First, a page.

WASHINGTON — U.S. House Democrats on Thursday urged the GOP lawmakers running the new Select Subcommittee on the Weaponization of the Federal Government to work with them on genuine oversight investigations that weren’t political or focused on leveling grievances.
Maryland Democratic Rep. Jamie Raskin said during the panel’s first hearing that the subcommittee “could conceivably become part of a proud history of serious bipartisan oversight stretching from the Teapot Dome investigation to the Boeing investigation to the Watergate hearings to the tobacco hearings to the select committee on the Jan. 6 attack.”
“Or it could take oversight down a very dark alley filled with conspiracy theories and disinformation — a place where facts are the enemy and partisan destruction is the overriding goal,” Raskin added.
Chairman Jim Jordan, an Ohio Republican, shared few details about exactly where the panel will focus its efforts during the 118th Congress.
But he did mention the Federal Bureau of Investigation; the Bureau of Alcohol, Tobacco, Firearms and Explosives; and the Internal Revenue Services as federal agencies likely to get put under the panel’s microscope.
He also said the committee would ultimately release a bill to address its concerns.
“Over the course of our work in this committee, we expect to hear from government officials and experts, like we have here today,” Jordan said.
“We expect to hear from Americans who have been targeted by their government, we expect to hear from people in the media and we expect to hear from the FBI agents who came forward as whistleblowers,” Jordan added. “We think many of them will sit for transcribed interviews as one did on Tuesday, and we believe several of them will testify in open hearings.”
Grassley and Johnson testify
The first panel to testify in front of the subcommittee included Iowa GOP Sen. Chuck Grassley, Wisconsin Republican Sen. Ron Johnson, Raskin and former Hawaii Rep. Tulsi Gabbard.
Grassley and Johnson both spoke about the investigations they’ve led into the finances and business dealings of Hunter Biden, President Joe Biden’s son, as well as how the Justice Department handled the Mueller investigation into Russian interference in the 2016 presidential election.
“It’s clear to me that the Justice Department and the FBI are suffering from a political infection that, if it’s not defeated, will cause the American people no longer to trust these storied institutions,” Grassley said. “It will also threaten the American way of life.”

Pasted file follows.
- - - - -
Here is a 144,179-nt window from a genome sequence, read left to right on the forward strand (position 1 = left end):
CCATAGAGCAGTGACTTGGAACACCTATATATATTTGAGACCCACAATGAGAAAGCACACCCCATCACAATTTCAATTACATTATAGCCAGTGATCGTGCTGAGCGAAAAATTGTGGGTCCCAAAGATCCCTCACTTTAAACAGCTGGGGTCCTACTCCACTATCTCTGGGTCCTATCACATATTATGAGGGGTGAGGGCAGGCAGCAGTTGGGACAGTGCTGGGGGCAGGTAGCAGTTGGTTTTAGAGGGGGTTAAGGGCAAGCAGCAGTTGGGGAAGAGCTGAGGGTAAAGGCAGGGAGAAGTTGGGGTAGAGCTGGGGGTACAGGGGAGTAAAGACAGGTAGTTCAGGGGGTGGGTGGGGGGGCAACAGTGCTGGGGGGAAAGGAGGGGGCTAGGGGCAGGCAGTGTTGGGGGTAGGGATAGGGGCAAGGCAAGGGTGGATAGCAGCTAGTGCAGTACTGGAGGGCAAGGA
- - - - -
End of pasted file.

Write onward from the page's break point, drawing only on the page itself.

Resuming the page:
Grassley rebuked Democratic lawmakers for openly questioning his prior investigations and federal investigators for their actions during the past few years, listing former Speaker Nancy Pelosi and Senate Majority Leader Chuck Schumer, among others.
He then committed to working with the U.S. House panel to help them investigate further.
“Your committee here has an opportunity to help us write the last chapter in this real-life drama,” Grassley said. “You must relentlessly pursue the facts and the evidence.”
Johnson mentioned the COVID-19 pandemic, which has killed more than 1 million Americans, questioning the motivations behind the economic shutdown and federal research that led to a vaccine, both of which occurred during the Trump administration.
He alleged that the World Health Organization has been “captured” by the Chinese government, that global institutions have been “captured” by the left and that some charitable organizations are exerting more power over public policy than they should be allowed.
“I have barely scratched the surface in describing the complexity, power and destructive nature of the forces that we face,” Johnson said.
Johnson called on whistleblowers from throughout the federal government to come forward to share information with the panel.
“Our founders fully understood that government was necessary to avoid anarchy. But they also knew that government power was something to fear,” he said. “That’s why they devised a set of checks and balances to limit government power and influence over our lives.”
Following his Republican colleagues’ assertions of Democratic “weaponization” of the federal government, Maryland’s Raskin read off a list of actions undertaken by the Trump administration, which he argued were prime examples of the “weaponization” of the Justice Department.
Raskin pressed the panel to work in a bipartisan manner, arguing that “oversight must be organized around a comprehensive search for the truth … not around revenge.”
“It’s one thing to engage in systematic oversight driven by a commitment to facts and the truth,” Raskin added. “And something radically different to set up a platform for a series of hit-and-run partisan attacks that are just vindictive and debt-driven and meant to frame up a presidential campaign in 2024.”